FPI Mag Flow Meter

Aug 15, 2014

Next Generation Mag Meter Measuring Flow in a Pump Station

Municipal Drinking Water Treatment and Distribution System

A municipal drinking water distribution system, also known as a water supply system, is used to provide fresh drinking water to residential and commercial customers and facilities around the world. A distribution system for drinking water typically begins with: a) intake of raw surface water from a reservoir or lake or b) ground water intake from wells transferred to a water treatment plant. During the water treatment process, the water intake must flow through a series of processes that clarify, filter, and disinfect the water source transported to the distribution system and made available for storage and human consumption.

To provide clean and fresh drinking water suitable for human consumption, standard procedures in place regulate processes such as dosage of fluoridation, chlorination and regulatory methods for disinfection. These standard procedures are regulated in part by the Environmental Protection Agency (EPA). Upon completion of the water treatment processes, the potable water suitable for drinking can begin the transportation process. The finished potable water will travel to multiple locations, including delivery to a residential sink faucet or shower head.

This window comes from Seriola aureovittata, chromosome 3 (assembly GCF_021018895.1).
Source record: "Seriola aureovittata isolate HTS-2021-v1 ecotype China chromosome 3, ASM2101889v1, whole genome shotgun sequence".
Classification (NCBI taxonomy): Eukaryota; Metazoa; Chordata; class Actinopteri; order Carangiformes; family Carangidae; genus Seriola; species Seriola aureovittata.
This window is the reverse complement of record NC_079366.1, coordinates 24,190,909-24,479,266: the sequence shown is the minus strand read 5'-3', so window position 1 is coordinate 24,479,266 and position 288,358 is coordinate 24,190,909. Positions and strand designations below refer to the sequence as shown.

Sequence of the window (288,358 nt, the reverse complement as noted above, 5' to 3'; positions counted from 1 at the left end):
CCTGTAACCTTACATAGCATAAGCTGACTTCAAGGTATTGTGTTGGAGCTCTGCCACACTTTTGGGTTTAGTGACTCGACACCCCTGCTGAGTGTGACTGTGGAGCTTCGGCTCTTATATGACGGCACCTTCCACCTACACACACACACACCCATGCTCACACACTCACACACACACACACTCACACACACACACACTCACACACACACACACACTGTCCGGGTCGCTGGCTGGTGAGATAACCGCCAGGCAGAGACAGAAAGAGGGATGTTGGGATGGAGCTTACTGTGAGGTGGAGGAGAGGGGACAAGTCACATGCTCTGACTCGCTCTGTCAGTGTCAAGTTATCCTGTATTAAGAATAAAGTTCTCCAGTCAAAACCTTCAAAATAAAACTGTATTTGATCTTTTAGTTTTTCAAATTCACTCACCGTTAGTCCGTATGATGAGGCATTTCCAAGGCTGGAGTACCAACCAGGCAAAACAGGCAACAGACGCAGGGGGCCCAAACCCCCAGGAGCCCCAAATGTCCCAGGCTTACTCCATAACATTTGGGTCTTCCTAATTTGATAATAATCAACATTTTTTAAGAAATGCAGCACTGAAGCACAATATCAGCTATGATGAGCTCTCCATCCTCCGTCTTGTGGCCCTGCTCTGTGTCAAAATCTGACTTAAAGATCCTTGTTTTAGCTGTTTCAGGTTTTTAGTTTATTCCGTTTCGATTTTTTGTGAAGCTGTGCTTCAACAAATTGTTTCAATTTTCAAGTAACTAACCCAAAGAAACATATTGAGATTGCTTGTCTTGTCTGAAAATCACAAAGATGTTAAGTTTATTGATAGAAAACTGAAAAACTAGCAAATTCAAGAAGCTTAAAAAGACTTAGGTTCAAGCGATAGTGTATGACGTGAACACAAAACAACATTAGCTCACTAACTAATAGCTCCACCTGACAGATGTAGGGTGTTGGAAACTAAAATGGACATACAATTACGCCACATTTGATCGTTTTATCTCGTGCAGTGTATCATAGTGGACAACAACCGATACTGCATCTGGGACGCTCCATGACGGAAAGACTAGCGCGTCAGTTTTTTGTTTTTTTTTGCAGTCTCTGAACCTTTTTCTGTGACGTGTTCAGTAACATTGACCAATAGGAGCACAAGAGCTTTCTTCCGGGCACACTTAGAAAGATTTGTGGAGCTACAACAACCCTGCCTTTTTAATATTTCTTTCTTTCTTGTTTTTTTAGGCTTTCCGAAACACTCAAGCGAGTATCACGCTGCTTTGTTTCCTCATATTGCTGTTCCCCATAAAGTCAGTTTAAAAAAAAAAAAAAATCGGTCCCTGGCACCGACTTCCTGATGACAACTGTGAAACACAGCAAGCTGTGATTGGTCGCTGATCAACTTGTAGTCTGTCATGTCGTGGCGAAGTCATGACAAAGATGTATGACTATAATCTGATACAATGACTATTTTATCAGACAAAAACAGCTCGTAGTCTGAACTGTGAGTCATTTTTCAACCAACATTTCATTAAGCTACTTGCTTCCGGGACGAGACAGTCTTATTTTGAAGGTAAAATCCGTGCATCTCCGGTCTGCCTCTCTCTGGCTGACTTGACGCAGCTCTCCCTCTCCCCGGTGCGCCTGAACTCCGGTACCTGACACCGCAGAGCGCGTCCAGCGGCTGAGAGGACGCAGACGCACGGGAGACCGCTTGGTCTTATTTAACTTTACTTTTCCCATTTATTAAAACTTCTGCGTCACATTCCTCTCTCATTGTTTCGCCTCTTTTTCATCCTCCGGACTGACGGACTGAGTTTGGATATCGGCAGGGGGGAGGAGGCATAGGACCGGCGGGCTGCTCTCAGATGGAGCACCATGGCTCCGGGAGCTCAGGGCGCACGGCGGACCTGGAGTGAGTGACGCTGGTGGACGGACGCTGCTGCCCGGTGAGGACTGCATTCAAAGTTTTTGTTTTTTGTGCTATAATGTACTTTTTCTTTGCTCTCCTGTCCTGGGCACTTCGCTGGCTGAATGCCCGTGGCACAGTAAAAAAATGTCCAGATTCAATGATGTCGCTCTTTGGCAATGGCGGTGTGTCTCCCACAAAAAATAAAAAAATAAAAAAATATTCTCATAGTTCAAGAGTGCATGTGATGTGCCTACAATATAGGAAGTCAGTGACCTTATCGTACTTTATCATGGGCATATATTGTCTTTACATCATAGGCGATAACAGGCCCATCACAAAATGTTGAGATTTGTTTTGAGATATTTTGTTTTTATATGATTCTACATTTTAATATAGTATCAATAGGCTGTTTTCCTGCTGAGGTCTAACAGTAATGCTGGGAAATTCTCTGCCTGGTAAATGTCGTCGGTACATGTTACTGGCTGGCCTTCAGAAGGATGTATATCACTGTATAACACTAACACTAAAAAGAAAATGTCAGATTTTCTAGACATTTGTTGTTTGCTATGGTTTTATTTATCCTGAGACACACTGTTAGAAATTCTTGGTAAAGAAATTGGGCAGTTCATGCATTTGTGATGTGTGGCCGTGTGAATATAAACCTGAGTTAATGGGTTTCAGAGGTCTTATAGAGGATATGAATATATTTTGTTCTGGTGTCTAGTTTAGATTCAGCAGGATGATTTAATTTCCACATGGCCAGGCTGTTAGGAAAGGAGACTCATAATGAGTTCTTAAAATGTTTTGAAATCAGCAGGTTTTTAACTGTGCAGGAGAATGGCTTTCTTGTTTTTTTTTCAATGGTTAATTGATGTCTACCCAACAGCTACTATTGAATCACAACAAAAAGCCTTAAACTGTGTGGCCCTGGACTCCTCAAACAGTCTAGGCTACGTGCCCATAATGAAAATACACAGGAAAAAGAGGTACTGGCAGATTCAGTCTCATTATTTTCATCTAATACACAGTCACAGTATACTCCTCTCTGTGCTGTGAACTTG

Pump Station Distribution Network

To support delivery for residential and commercial customers within the distribution network, the water requires pressure, which provides the necessary energy to force the water through the pipeline to each end destination. Pressure can be generated using multiple methods, including pumps, air, and feed from gravity as water is dispersed in a downhill pipeline. However, for this discussion we will focus on pump stations as the source for pressurizing the water for distribution.